Cyril Ramaphosa. Picture: GCIS
Cyril Ramaphosa. Picture: GCIS

“To be an investment destination of choice, we need to resolve the problems that keep investors away from our continent.” Who would argue with that statement by President Cyril Ramaphosa at the Africa Investment Forum on Thursday?

The president has been lauded recently for his positive words, as even the sceptics acknowledge that there has been a sea change from the Jacob Zuma years when business was treated as the enemy of the people, no different to the way the president of the US views the media.

Dial back to earlier in 2018 and the relief when it became clear that the next leader of the country would not be someone called Zuma. That goodwill, which saw the rand climb to multiyear highs and the country’s borrowing costs drop, was then squandered by a government that is still prone to mixed messages and a lack of consistency.

Unions will always be concerned with saving existing jobs rather than creating new ones, so it’s not a major surprise that they would instinctively obstruct any steps they see as a threat to the status quo, even if the ultimate cost of no action is bankruptcy for the country.

After a period marked by improving business and consumer confidence, the tone changed in late July when Ramaphosa decided to fall for the EFF’s populist trap and announce that the ANC would seek to change the constitution in order to accelerate land reform. The  following few months the conversation was dominated by property rights and the rand duly went south.

So it was a similar feeling this past week when finance minister Tito Mboweni’s forthright views on the future of SAA sparked a barrage of criticism from the ANC’s leftist allies, who presumably think taxpayers should throw money at the airline indefinitely. Just like with Eskom earlier in 2018, when push came to shove, Ramaphosa and public enterprises minister Pravin Gordhan chose ideology over hard, cold reality, leaving Mboweni isolated.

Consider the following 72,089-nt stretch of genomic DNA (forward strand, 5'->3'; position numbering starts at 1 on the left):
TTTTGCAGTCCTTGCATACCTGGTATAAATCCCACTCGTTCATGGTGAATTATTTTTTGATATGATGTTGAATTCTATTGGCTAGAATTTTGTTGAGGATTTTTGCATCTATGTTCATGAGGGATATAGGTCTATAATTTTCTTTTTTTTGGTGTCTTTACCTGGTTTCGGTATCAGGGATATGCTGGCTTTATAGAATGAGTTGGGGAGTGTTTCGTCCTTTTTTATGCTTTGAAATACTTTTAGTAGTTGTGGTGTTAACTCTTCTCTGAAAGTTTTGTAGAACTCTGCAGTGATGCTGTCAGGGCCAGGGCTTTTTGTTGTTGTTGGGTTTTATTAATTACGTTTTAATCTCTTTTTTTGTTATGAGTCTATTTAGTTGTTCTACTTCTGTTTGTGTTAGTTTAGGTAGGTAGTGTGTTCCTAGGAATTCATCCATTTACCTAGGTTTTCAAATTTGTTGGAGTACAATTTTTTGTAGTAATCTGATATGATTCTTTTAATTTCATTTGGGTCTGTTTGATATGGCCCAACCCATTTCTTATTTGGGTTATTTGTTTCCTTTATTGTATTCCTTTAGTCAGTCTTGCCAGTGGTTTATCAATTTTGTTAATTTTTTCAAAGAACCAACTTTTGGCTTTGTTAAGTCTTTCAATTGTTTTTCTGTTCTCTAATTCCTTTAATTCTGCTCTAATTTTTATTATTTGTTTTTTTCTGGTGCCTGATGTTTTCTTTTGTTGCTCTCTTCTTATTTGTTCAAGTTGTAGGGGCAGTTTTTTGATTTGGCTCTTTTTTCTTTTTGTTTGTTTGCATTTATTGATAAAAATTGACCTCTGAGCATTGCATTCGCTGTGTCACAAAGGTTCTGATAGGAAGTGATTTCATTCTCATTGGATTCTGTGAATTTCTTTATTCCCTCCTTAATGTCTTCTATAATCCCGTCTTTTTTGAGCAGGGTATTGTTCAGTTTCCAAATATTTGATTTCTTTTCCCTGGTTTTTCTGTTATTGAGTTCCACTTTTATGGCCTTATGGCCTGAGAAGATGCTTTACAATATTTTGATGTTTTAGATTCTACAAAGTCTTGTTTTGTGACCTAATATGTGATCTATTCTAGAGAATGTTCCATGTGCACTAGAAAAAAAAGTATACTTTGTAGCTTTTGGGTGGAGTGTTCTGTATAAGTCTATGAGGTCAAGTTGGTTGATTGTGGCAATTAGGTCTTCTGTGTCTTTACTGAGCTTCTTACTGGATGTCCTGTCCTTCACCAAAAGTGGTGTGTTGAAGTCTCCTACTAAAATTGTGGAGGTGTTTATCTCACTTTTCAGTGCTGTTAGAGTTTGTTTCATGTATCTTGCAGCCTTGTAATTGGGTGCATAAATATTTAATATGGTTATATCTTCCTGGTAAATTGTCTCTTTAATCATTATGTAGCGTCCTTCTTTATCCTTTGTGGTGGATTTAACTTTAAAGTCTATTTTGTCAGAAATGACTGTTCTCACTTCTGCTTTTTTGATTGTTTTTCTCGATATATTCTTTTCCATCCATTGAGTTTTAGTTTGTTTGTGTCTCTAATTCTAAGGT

The year started with some optimism that decisions needed to put Eskom on a sustainable path would be forthcoming. CEO Phakamani Hadebe may have been naïve in believing that he could impose a pay freeze at Eskom, but the way that Gordhan forced him to fold at the first sight of resistance and violence from unions was alarming, and brought into question whether the new board had the necessary political backing.

Unions will always be concerned with saving existing jobs rather than creating new ones, so it’s not a major surprise that they would instinctively obstruct any steps they see as a threat to the status quo, even if the ultimate cost of no action is bankruptcy for the country.

A government that just says we will keep throwing money at SAA, no matter what, won’t inspire confidence that it will take other tough actions needed to get debt under control.

The reality is that a fight with the unions is unavoidable. Let alone the economics, morally it’s impossible to justify throwing money at SAA when hospitals across the country lack basics such as bed linen and painkillers.

Even the easy things haven’t  been done yet. More than a month after the jobs summit promised immediate measures to kickstart the economy, evidence of progress is scarce.

One of the highlights was a vow to do away with Malusi Gigaba’s job-destroying visa regulations that make it harder for tourists to come here, especially those travelling with children. Still, there is no clarity, and an industry that accounts for almost a tenth of output and supports about 13% of total employment is left in limbo.

While the home affairs minister might be distracted at the moment and should probably be put out of his misery sooner rather than later, the rest of the government needs to get on with the job of translating the growth-friendly rhetoric into action.  

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